Marijuana will definitely be a topic during the 2015 presidential campaign. Unlike most political issues, marijuana policy is not determined by political party. Thus, it will be interesting to hear the presidential candidates opinions during 2015 since it will be a big part of the campaign.


Comments:

What are your thoughts on the eight big things to watch in 2015? Please leave any thoughtful comments below.


Contact Experienced Health Law Attorneys for Medical Marijuana Concerns

The Health Law Firm attorneys can assist health care providers and facilities, such as doctors, pharmacists and pharmacies, wanting to participate in the medical marijuana industry. We can properly draft and complete the applications for registration, permitting and/or licensing, while complying with Florida law. We can also represent doctors, pharmacies and pharmacists facing proceedings brought by state regulators or agencies.

To contact The Health Law Firm please call (407) 331-6620 or (850) 439-1001 and visit our website at www.TheHealthLawFirm.com.


Source:

Hudak, John. “Marijuana Policy in 2015: Eight Big Things to Watch.” Brookings Institute. (January 8, 2015). From:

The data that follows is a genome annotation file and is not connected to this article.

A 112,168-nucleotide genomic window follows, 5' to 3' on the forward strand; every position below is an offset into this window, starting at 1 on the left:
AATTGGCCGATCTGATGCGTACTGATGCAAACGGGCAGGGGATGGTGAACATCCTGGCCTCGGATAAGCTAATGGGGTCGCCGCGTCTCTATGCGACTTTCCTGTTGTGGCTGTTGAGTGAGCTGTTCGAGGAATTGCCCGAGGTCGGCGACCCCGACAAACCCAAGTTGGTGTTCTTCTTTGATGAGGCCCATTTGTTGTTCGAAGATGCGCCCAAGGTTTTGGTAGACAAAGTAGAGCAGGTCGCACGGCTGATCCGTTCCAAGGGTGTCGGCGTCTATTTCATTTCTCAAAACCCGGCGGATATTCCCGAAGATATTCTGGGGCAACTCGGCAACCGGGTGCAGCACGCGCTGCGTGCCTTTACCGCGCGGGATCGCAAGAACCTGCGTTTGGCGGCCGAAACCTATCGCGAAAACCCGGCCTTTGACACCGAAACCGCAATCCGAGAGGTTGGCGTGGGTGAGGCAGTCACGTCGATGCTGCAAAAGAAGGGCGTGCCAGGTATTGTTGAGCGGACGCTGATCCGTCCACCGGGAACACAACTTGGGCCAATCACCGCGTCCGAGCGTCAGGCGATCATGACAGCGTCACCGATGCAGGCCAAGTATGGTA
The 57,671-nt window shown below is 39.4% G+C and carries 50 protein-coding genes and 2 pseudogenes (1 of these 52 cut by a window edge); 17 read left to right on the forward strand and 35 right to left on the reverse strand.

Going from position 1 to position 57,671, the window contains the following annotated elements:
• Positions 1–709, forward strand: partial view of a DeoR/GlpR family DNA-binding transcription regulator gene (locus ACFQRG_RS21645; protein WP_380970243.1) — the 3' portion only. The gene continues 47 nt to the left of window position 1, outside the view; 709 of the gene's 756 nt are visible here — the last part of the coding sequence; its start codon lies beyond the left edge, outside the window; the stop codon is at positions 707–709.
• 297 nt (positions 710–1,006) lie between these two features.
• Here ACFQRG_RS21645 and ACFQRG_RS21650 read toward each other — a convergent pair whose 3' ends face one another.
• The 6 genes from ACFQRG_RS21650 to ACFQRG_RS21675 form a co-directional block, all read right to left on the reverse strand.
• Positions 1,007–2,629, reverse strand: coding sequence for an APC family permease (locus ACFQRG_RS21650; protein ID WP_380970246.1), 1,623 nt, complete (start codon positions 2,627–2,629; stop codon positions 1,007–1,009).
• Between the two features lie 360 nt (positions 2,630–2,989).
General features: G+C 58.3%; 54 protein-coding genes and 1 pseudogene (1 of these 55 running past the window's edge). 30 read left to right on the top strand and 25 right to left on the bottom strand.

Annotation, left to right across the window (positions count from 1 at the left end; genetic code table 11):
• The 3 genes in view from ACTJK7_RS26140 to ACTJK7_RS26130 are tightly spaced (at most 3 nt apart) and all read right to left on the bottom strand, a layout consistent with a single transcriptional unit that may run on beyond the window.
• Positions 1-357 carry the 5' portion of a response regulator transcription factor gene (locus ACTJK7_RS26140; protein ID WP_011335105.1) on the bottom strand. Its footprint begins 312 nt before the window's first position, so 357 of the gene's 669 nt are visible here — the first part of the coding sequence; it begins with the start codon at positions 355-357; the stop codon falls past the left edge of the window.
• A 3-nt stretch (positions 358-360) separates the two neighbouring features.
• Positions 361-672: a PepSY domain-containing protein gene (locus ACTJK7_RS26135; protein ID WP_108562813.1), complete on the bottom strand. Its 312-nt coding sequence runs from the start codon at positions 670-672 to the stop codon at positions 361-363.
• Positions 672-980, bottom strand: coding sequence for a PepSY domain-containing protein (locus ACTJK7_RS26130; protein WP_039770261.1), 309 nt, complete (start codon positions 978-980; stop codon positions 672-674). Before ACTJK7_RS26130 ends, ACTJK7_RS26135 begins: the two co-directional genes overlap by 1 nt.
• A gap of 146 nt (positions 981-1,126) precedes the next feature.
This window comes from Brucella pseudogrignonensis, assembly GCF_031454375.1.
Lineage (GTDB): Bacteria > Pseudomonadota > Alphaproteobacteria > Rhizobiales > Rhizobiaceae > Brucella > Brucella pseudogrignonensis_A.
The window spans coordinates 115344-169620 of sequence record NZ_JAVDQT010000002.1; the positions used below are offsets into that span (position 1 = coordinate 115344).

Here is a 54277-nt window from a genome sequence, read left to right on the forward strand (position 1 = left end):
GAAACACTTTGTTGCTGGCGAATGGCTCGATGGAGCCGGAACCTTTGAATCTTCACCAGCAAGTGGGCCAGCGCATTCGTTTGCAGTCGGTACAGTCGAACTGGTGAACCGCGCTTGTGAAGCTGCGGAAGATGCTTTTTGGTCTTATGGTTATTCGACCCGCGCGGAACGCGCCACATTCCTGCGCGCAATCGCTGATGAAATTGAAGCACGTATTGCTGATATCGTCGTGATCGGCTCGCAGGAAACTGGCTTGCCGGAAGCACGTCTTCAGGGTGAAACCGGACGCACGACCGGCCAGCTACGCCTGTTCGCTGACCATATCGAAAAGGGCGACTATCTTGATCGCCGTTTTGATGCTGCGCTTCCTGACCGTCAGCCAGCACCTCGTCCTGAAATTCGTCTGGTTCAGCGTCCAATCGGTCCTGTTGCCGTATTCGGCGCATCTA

http://www.brookings.edu/blogs/fixgov/posts/2015/01/08-marijuana-policy-2015-things-to-watch-hudak


About the Author:
George F. Indest III, J.D., M.P.A., LL.M., is Board Certified by The Florida Bar in Health Law. He is the President and Managing Partner of The Health Law Firm, which has a national practice. Its main office is in the Orlando, Florida, area. http://www.TheHealthLawFirm.com The Health Law Firm, 1101 Douglas Ave., Altamonte Springs, FL 32714, Phone: (407) 331-6620.


Keywords:
Florida medical marijuana, medical cannabis, medical marijuana, medical marijuana lawyer, medical marijuana license, defense attorney, defense lawyer, Charlotte’s Web, health lawyer, marijuana, recreational cannabis, recreational marijuana, The Health Law Firm

“The Health Law Firm” is a registered fictitious business name of and a registered service mark of The Health Law Firm, P.A., a Florida professional service corporation, since 1999.
Copyright © 2017 The Health Law Firm. All rights reserved.